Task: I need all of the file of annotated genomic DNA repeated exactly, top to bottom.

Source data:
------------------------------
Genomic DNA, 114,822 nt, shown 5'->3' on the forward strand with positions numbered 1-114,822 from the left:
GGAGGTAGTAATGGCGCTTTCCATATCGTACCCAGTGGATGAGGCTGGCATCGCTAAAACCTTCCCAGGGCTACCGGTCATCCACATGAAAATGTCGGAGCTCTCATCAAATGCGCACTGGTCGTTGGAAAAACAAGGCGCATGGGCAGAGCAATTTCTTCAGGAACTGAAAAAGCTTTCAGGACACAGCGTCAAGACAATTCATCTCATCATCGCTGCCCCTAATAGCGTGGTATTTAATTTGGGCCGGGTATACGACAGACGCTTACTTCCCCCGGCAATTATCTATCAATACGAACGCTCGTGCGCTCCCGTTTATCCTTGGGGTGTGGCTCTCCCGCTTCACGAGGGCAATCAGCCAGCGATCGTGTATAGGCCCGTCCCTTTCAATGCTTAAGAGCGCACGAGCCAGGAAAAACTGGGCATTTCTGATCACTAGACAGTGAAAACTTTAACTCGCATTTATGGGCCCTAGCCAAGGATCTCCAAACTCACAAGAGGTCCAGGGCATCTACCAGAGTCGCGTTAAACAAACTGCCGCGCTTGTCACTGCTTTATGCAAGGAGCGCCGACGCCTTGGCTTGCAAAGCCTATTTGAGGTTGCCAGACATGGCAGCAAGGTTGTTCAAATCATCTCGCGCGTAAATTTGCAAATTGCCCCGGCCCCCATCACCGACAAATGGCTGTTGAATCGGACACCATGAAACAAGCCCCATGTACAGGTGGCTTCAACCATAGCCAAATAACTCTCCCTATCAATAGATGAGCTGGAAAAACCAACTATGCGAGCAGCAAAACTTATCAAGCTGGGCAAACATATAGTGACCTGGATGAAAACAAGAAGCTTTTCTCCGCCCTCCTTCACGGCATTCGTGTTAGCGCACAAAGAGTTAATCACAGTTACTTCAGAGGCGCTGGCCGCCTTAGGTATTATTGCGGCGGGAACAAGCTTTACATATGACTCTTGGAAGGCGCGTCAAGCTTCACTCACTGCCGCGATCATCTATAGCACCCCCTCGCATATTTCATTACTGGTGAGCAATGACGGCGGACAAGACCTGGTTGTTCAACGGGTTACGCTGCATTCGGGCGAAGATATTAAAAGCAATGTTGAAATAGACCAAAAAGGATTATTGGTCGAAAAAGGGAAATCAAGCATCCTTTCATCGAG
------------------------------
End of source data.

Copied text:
Genomic DNA, 114,822 nt, shown 5'->3' on the forward strand with positions numbered 1-114,822 from the left:
GGAGGTAGTAATGGCGCTTTCCATATCGTACCCAGTGGATGAGGCTGGCATCGCTAAAACCTTCCCAGGGCTACCGGTCATCCACATGAAAATGTCGGAGCTCTCATCAAATGCGCACTGGTCGTTGGAAAAACAAGGCGCATGGGCAGAGCAATTTCTTCAGGAACTGAAAAAGCTTTCAGGACACAGCGTCAAGACAATTCATCTCATCATCGCTGCCCCTAATAGCGTGGTATTTAATTTGGGCCGGGTATACGACAGACGCTTACTTCCCCCGGCAATTATCTATCAATACGAACGCTCGTGCGCTCCCGTTTATCCTTGGGGTGTGGCTCTCCCGCTTCACGAGGGCAATCAGCCAGCGATCGTGTATAGGCCCGTCCCTTTCAATGCTTAAGAGCGCACGAGCCAGGAAAAACTGGGCATTTCTGATCACTAGACAGTGAAAACTTTAACTCGCATTTATGGGCCCTAGCCAAGGATCTCCAAACTCACAAGAGGTCCAGGGCATCTACCAGAGTCGCGTTAAACAAACTGCCGCGCTTGTCACTGCTTTATGCAAGGAGCGCCGACGCCTTGGCTTGCAAAGCCTATTTGAGGTTGCCAGACATGGCAGCAAGGTTGTTCAAATCATCTCGCGCGTAAATTTGCAAATTGCCCCGGCCCCCATCACCGACAAATGGCTGTTGAATCGGACACCATGAAACAAGCCCCATGTACAGGTGGCTTCAACCATAGCCAAATAACTCTCCCTATCAATAGATGAGCTGGAAAAACCAACTATGCGAGCAGCAAAACTTATCAAGCTGGGCAAACATATAGTGACCTGGATGAAAACAAGAAGCTTTTCTCCGCCCTCCTTCACGGCATTCGTGTTAGCGCACAAAGAGTTAATCACAGTTACTTCAGAGGCGCTGGCCGCCTTAGGTATTATTGCGGCGGGAACAAGCTTTACATATGACTCTTGGAAGGCGCGTCAAGCTTCACTCACTGCCGCGATCATCTATAGCACCCCCTCGCATATTTCATTACTGGTGAGCAATGACGGCGGACAAGACCTGGTTGTTCAACGGGTTACGCTGCATTCGGGCGAAGATATTAAAAGCAATGTTGAAATAGACCAAAAAGGATTATTGGTCGAAAAAGGGAAATCAAGCATCCTTTCATCGAG